The cells of the liver secrete a number of compounds that are carried into the intestinal tract by the bile ducts. Secondary biliary cirrhosis occurs from prolonged obstruction of the major bile ducts. This obstruction can lead to dilation of the bile ducts and damage to the liver cells. For cirrhosis to develop, this condition usually has been present for at least several months, if not longer.
Causes of Secondary Biliary Cirrhosis
Secondary biliary cirrhosis in adults is most likely to be the result of strictures or narrowing of the bile ducts that have occurred from gallstones or surgery. Frequently, there is a history of cholangitis, or infection within the bile duct system. Chronic pancreatitis may also be a cause of secondary biliary cirrhosis. In children, congenital abnormalities, such as biliary atresia and cystic fibrosis, can lead to the development of secondary biliary cirrhosis.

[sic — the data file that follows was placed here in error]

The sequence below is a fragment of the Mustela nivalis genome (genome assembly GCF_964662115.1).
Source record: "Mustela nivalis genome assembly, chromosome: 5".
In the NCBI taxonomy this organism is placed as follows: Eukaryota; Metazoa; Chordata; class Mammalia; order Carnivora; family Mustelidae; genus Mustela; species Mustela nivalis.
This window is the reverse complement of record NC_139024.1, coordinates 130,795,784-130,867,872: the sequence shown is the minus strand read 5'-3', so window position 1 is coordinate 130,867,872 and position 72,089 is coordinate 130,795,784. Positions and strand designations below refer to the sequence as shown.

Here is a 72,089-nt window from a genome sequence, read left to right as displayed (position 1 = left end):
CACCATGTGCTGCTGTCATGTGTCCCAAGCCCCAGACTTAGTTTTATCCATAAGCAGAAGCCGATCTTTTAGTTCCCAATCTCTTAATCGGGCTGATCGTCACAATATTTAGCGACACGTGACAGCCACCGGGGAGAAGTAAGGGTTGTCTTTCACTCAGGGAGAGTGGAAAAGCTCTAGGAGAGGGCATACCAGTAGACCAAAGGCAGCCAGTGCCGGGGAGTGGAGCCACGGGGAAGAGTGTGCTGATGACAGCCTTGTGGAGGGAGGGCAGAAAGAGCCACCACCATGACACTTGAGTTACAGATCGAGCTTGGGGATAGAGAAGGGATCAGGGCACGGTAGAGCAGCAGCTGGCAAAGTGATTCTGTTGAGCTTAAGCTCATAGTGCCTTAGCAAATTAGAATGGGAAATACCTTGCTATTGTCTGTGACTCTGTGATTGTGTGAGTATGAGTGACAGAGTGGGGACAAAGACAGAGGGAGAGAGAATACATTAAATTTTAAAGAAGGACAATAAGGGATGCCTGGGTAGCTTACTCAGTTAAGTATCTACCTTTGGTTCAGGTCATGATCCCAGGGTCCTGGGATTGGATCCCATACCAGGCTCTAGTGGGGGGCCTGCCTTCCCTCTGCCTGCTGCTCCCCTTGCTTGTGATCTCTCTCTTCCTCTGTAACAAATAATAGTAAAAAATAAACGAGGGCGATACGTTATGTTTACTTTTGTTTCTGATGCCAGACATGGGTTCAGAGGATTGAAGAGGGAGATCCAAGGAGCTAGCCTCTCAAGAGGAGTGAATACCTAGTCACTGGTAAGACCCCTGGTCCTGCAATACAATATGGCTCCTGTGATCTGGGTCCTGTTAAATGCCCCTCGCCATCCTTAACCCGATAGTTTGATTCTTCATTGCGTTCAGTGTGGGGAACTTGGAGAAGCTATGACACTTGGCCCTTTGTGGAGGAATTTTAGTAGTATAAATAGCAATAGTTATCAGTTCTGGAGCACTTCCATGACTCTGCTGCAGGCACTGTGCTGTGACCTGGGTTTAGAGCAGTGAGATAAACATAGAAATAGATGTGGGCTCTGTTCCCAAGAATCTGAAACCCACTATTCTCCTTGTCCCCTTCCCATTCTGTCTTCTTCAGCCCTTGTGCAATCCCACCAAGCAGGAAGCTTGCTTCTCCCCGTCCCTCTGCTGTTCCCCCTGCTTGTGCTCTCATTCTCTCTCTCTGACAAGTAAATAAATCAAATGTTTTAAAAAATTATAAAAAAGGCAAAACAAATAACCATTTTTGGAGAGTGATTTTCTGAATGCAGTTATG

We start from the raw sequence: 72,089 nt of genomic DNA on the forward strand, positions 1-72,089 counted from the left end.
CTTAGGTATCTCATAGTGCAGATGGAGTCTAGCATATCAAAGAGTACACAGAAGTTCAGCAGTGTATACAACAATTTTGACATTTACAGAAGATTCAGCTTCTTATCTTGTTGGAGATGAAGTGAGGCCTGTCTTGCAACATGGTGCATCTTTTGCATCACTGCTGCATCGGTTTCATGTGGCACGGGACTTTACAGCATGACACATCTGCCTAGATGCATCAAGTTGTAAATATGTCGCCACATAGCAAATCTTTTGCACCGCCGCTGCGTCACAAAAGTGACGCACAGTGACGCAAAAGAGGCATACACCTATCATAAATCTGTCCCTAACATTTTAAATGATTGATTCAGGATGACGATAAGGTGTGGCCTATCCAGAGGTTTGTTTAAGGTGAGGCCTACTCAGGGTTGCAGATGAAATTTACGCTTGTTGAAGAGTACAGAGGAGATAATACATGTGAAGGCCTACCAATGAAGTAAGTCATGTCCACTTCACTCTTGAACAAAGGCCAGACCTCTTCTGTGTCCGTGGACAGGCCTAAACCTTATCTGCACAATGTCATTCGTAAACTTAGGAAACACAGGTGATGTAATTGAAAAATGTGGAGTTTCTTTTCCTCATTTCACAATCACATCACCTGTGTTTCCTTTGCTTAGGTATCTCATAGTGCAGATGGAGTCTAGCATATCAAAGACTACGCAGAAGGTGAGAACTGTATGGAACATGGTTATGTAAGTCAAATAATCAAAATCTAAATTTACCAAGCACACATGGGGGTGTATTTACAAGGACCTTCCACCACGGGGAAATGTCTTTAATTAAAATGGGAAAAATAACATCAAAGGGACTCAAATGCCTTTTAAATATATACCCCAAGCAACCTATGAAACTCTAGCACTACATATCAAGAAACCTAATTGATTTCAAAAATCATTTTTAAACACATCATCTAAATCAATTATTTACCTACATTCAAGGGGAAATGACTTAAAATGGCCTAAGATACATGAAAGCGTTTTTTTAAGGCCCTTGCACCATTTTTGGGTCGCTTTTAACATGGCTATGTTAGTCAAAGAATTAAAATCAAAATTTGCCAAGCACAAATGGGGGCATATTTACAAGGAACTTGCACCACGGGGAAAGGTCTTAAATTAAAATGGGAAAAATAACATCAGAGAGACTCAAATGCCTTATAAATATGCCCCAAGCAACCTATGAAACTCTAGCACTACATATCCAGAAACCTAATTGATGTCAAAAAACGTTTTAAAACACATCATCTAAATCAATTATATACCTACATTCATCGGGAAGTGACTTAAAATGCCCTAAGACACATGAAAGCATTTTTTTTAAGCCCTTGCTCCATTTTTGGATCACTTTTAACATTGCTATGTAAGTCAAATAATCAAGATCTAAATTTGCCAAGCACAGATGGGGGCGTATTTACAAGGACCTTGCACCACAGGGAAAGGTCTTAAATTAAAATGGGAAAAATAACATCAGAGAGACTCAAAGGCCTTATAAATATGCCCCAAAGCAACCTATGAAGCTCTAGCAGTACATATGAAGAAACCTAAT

Signs and Symptoms of Secondary Biliary Cirrhosis
Secondary biliary cirrhosis produces jaundice - yellowing of the skin and eyes. Itching and fever are common. Pain may develop from the damaged liver leading to right upper abdominal pain. In severe cases, cirrhosis will lead to increased pressure in the vessels supplying the gastrointestinal tract. Esophageal varices may develop. These distended veins can bleed, leading to vomiting blood and black, tarry stools. Anemia can develop, producing weakness, fatigue, rapid heart rate, pallor and exercise intolerance.
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Medical Content Last Updated on 07/12/2008
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